Buttigieg cries ‘bullsh*t!’ over Trump’s visit to East Palestine, defends fancy shoes as he takes on critics

Transportation Secretary Pete Buttigieg is frustrated.

It seems it takes more than a trendy sexual preference to impress the masses, and the former mayor of South Bend, Indiana, has been catching flack from all sides since taking on the tedious job of ensuring our planes stay in the air, our ports move goods on the ground, and our trains don’t end up in tangled toxic heaps on the side of the tracks.

Even CNN can see the problems with Mayor Pete’s performance.

To the left, writes senior reporter Edward-Isaac Dovere, Buttigieg “is the corporatist compromiser without the vision or guts to go as big as he should.”

“To the right,” Dovere continues, “he is the embodiment of elitist abandonment of real Americans, hopped up on his own grandiosity, who thinks more about social engineering than transportation.”

And it doesn’t help that he waited until after former President Donald Trump visited the frightened, angry residents of East Palestine, Ohio, to finally show up in his hard hat and dress shoes.

Any suggestion that he was essentially forced to visit the conservative farming town after Trump’s warm reception is just “bullsh*t,” Buttigieg insisted.

And there’s nothing wrong with wearing dress shoes to survey a chemical quagmire.

According to Dovere, Buttigieg said he should have visited the Norfolk Southern crash site earlier, but he “failed to anticipate the political fallout from the toxic train derailment, despite months of transportation problems like mass flight cancellations and an air traffic control system shutdown that left many Americans frustrated.”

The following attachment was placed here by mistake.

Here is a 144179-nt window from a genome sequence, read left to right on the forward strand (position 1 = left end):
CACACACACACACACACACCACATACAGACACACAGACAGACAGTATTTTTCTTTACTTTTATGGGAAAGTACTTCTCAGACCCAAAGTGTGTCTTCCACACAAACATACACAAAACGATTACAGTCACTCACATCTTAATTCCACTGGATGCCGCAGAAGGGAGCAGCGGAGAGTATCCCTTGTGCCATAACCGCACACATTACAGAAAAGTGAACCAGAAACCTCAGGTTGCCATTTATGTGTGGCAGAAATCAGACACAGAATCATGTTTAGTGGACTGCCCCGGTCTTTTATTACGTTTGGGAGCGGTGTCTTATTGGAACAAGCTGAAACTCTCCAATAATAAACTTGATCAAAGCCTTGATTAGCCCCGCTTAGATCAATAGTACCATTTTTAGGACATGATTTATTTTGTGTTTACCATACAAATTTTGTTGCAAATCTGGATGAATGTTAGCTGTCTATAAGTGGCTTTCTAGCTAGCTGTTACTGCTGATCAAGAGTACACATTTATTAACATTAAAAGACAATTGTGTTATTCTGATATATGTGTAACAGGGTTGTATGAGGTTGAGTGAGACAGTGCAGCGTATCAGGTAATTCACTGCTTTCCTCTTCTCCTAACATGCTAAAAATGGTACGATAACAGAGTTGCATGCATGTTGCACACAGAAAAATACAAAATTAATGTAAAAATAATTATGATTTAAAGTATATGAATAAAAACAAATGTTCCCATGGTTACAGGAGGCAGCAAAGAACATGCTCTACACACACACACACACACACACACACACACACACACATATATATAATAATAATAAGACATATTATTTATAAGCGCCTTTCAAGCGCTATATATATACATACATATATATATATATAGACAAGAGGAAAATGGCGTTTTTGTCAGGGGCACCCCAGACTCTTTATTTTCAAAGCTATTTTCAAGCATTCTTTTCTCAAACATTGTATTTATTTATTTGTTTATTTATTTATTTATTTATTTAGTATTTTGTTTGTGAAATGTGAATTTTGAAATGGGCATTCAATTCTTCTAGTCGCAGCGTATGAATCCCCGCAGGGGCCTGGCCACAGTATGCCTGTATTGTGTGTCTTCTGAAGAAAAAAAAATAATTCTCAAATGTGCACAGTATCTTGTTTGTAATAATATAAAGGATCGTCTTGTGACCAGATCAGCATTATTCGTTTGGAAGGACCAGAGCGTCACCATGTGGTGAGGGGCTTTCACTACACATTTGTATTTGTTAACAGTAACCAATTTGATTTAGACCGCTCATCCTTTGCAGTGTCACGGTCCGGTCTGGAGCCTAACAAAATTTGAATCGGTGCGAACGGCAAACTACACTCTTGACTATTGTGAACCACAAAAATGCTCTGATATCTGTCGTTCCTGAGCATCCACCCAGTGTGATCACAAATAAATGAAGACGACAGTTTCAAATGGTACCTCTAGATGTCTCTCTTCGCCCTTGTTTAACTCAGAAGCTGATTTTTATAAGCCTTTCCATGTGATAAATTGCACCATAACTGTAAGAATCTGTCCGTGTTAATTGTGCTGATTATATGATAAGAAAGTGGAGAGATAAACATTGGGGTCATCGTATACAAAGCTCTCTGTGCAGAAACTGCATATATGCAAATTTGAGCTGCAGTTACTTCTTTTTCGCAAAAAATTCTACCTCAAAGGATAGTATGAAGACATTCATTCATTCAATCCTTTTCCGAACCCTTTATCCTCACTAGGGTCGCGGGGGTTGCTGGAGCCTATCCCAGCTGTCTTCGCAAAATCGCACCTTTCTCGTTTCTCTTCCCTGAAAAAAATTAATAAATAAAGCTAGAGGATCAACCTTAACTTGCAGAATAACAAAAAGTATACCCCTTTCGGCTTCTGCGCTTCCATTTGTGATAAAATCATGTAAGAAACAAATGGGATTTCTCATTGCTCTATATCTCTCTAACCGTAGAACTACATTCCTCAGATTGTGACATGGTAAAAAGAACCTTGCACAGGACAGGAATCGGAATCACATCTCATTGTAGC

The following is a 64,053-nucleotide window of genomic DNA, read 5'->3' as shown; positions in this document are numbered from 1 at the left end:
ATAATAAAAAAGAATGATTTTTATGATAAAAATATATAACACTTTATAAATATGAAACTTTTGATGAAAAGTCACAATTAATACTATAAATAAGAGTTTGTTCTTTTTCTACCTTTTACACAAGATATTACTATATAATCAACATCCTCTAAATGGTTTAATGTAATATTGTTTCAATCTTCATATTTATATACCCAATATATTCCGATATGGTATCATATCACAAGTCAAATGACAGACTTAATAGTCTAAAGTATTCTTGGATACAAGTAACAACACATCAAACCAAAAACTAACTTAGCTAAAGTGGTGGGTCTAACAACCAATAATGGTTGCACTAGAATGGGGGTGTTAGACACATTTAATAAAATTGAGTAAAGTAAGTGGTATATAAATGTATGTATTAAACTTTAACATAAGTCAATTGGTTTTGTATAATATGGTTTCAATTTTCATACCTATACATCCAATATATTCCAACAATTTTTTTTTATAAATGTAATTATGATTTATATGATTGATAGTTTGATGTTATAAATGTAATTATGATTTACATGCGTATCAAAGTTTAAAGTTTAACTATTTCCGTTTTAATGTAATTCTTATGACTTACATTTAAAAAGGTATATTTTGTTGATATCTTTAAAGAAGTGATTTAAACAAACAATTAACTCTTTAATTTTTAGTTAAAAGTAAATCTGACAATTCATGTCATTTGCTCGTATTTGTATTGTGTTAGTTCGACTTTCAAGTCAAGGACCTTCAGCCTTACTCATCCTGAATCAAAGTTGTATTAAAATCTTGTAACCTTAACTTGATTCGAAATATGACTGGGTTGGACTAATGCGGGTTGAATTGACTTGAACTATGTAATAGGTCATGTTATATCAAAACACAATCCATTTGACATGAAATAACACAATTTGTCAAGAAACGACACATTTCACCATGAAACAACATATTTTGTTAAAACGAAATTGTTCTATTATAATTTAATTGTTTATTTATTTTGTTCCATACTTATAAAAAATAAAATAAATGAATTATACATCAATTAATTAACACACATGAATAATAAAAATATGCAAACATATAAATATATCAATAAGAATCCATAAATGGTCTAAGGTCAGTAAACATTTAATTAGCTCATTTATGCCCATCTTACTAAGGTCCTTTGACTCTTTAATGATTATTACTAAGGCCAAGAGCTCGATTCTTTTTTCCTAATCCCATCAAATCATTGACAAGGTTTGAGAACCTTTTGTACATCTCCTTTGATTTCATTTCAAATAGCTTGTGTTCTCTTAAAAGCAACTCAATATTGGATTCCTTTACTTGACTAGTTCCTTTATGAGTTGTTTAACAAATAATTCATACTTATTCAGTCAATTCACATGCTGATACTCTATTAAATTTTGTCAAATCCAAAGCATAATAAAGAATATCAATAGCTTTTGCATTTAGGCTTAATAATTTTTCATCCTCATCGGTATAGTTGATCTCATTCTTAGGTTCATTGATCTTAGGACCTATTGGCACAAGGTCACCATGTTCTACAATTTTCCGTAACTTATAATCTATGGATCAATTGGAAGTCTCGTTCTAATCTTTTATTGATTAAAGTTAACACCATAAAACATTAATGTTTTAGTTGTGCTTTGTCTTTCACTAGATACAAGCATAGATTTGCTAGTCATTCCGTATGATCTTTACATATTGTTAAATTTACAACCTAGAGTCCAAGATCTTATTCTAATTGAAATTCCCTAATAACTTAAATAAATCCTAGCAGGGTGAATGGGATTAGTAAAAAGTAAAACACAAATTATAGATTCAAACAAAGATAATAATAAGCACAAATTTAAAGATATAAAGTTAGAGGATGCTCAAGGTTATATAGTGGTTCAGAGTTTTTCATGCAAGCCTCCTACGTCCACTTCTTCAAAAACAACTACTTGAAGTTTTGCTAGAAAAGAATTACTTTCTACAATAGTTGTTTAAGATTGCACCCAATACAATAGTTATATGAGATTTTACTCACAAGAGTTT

“But he also punched back at critics,” writes Dovere, “arguing that many of the problems he’s being blamed for are only partially connected to his portfolio and mostly out of his direct control.”

Trump showing up in East Palestine one day before he did, Buttigieg sulked, was “somewhat maddening – to see someone who did a lot try to gut not just rail safety regulations, but the EPA, which is the number one thing standing between that community and a total loss of accountability for Norfolk Southern and then show up giving out bottled water and campaign swag?”

No other Transportation secretary went to visit a derailment site, he reasoned, so why should he need to do it?

He didn’t figure out the answer to that question until after he went.

Writes Dovere: “No previous Transportation secretary had gone to a derailment site, so when he made his analysis he didn’t think he would either. But he says when he finally did go, the experience was searing.”

“I could get technical readouts, information about the response,” Buttigieg explained. “But I think it was important to hear and see how the community was responding, what they were worried about it just a different way that you can sense on paper.”

Go figure.

When you’re breathing in clouds of chemicals and staring at twisted metal, “It just feels different.”

And then there’s his choice of shoes.

When he brought those up, Dovere discovered, Buttigieg’s “voice got tighter.”

“Who cares what shoes I was wearing,” Buttigieg seethed, “when I was there to draw attention to an agenda that will save lives on our railroads?”

Turns out, people did care.

It was yet another sign of how out of touch the former McKinsey employee really is with the people he is meant to serve.

As for the notion that he was basically bullied into going to Ohio by Trump?

“That’s bullsh*t,” Buttigieg said. “We were already going to go.”

As one Twitter user put it: “Keep on digging that hole Pete.”

Republished with permission from American Wire News Service


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